Before you do the reading for this week, you’ll want to make sure your computer is set up to look at Turtle files and to do SPARQL queries, so that you can follow along with the exercises in the texts.

📖 To read before this meeting:

  1. Verborgh, Ruben, and Seth van Hooland. “Modelling.” In Linked Data for Libraries, Archives and Museums: How to Clean, Link and Publish Your Metadata, 11–70. Facet Publishing, 2014. http://book.freeyourmetadata.org/chapters/1/modelling.pdf.
    22,000 words
  2. DuCharme, Bob. “Jumping Right in: Some Data and Some Queries.” In Learning SPARQL: Querying and Updating with SPARQL 1.1, 2nd ed., 1–17. Sebastopol: O’Reilly Media, 2013. PDF.
    5,100 words
  3. DuCharme, Bob. “SPARQL Queries: A Deeper Dive.” In Learning SPARQL: Querying and Updating with SPARQL 1.1, 2nd ed., 47–102. Sebastopol: O’Reilly Media, 2013. PDF.
    14,100 words
  4. Krotzsch, M, and D Vrandecic. “Wikidata : A Free Collaborative Knowledge Base.” Communications of the ACM 57, no. 10 (2014): 78–85. PDF.
    5,100 words

February 13
Linked data gazetteers

Total amount of required reading for this meeting: 16,400 words

📖 To read before this meeting:

  1. Hyvonen, Eero, Esko Ikkala, and Jouni Tuominen. “Linked Data Brokering Service for Historical Places and Maps.” CEUR Workshop Proceedings 1608 (2016): 39–51. https://research.aalto.fi/files/26503392/paper_06_1.pdf.
    5,500 words
  2. Adams, Benjamin. “Wāhi, a Discrete Global Grid Gazetteer Built Using Linked Open Data.” International Journal of Digital Earth 10, no. 5 (May 2017): 490–503. PDF.
    7,100 words
  3. Simon, Rainer, Leif Isaksen, Elton Barker, and Pau de Soto Cañamares. “The Pleiades Gazetteer and the Pelagios Project.” In Placing Names: Enriching and Integrating Gazetteers, 97–109, 2016. PDF.
    3,800 words

February 20
Knowledge infrastructures

Total amount of required reading for this meeting: 14,800 words

📖 To read before this meeting:

  1. Buckland, Michael. “Description and Search: Metadata as Infrastructure.” Brazilian Journal of Information Science 0, no. 0 (2006). PDF.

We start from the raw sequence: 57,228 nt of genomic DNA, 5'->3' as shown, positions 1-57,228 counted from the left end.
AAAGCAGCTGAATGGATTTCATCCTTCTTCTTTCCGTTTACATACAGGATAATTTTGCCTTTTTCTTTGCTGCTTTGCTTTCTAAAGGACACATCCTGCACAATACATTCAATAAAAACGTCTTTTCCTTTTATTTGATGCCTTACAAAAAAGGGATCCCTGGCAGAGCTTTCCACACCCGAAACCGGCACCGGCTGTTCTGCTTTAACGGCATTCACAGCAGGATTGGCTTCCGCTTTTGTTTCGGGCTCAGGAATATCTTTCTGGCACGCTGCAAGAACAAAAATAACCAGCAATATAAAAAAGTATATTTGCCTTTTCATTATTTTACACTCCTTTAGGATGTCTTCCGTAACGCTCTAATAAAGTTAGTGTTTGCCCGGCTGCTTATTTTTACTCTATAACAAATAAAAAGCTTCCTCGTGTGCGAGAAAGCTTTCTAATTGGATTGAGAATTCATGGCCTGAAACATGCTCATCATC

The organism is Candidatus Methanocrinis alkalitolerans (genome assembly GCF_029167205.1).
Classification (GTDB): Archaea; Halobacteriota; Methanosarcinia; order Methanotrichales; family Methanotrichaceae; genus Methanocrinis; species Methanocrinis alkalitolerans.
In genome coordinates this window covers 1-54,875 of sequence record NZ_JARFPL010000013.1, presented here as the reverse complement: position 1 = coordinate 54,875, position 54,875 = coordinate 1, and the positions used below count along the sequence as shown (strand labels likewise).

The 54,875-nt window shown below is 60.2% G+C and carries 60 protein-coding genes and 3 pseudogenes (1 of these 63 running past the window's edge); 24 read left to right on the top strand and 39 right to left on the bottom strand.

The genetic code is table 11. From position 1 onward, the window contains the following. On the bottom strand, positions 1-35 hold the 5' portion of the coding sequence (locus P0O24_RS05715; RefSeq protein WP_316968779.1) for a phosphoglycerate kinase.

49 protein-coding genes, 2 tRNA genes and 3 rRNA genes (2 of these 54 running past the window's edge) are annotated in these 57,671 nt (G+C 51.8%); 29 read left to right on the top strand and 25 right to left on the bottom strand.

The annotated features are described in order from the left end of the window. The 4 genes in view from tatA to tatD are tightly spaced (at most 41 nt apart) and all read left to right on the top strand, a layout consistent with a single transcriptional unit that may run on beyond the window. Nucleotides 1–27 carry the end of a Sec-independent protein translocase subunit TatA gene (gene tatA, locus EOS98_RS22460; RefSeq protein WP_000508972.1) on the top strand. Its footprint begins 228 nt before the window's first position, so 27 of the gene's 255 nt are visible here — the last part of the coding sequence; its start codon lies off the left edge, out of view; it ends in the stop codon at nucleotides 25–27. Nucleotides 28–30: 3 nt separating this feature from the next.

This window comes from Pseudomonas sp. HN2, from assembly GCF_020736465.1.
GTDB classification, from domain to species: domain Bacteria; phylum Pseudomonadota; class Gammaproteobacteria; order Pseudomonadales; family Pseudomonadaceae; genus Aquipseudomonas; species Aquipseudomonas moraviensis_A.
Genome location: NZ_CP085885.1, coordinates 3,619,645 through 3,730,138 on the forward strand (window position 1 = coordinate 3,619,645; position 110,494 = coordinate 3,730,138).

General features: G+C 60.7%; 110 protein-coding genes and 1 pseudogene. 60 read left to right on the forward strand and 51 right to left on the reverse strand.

3,300 words
  2. Kramer, Stefan, Amber Leahey, Humphrey Southall, Johanna Vompras, and Joachim Wackerowz. “Using RDF to Describe and Link Social Science Data to Related Resources on the Web,” 2012. PDF.
    7,700 words
  3. Richardson, Leonard. “The Enterprise Media Distribution Platform At The End Of This Book,” 2015. https://web.archive.org/web/20200106202251/https://www.crummy.com/writing/speaking/2015-RESTFest/.
    3,800 words
    Reading tips

    Instead of reading the slides, you might prefer to watch a video of the presentation.

February 27
Vague places

Total amount of required reading for this meeting: 17,500 words

Content warning “Perceptual Regions in Texas” contains discussion of ethnic slurs.

📖 To read before this meeting:

  1. Jordan, Terry G. “Perceptual Regions in Texas.” Geographical Review 68, no. 3 (July 1978): 293. https://doi.org/10.2307/215048.
    5,300 words
  2. Zelinsky, Wilbur. “North America’s Vernacular Regions.” Annals of the Association of American Geographers 70, no. 1 (March 1980): 1–16. https://doi.org/10.1111/j.1467-8306.1980.tb01293.x.
    7,600 words
  3. Lam, Christine S, John P. Wilson, and D a Holmes-Wong. “Building a Neighborhood-Specific Gazetteer for a Digital Archive.” Annual ESRI International User Conference, San Diego, California, 2002. PDF.
    4,600 words

March 5
Sustainable knowledge infrastructures

Total amount of required reading for this meeting: 12,300 words

Today we’ll be joined (via Zoom) by Rainer Simon, Senior Scientist and Research Software Engineer at the Austrian Institute of Technology and Technical Director for Pelagios. Rainer’s Recogito tool allows people to annotate texts and images by linking them to identifiers for people, places, and things. It is widely used to link mentions of places and locations on maps to entries in digital gazetteers. Recogito has received multiple awards for its usefulness and ease-of-use. Part of what makes Recogito successful is that it participates in an ecosystem of tools and datasets that share identifiers for people, places, and things and loosely agree on data formatting standards. Many of the other important tools in this ecosystem are Rainer’s work, such as the Peripleo search engine.

📖 To read before this meeting:

  1. Star, Susan Leigh, and Geoffrey C. Bowker. “How Infrastructure Happens.” In Handbook of New Media: Social Shaping and Consequences of ICTs, edited by Leah A. Lievrouw and Sonia Livingstone, 154–58. London: Sage, 2002. http://sk.sagepub.com/reference/handbook-of-new-media/i1404.xml#i1418.
    3,900 words
    Reading tips

    “How Infrastructure Happens” is one section of a longer article entitled “How to Infrastructure.” The whole article is worth reading, but if you don’t have the time or interest, at least read the “How Infrastructure Happens” section.

  2. Bowker, Geoffrey C. “Sustainable Knowledge Infrastructures.” In The Promise of Infrastructure, edited by Akhil Gupta and Hannah Appel, 203–222. Duke University Press, 2018. PDF.
    8,400 words

March 12
Spring break

March 19
Spring break

March 26
Project proposals

April 2
NC Collection project

April 9
Urbanization project

April 16
Herbarium project

April 23
Project presentations

April 23
Group project due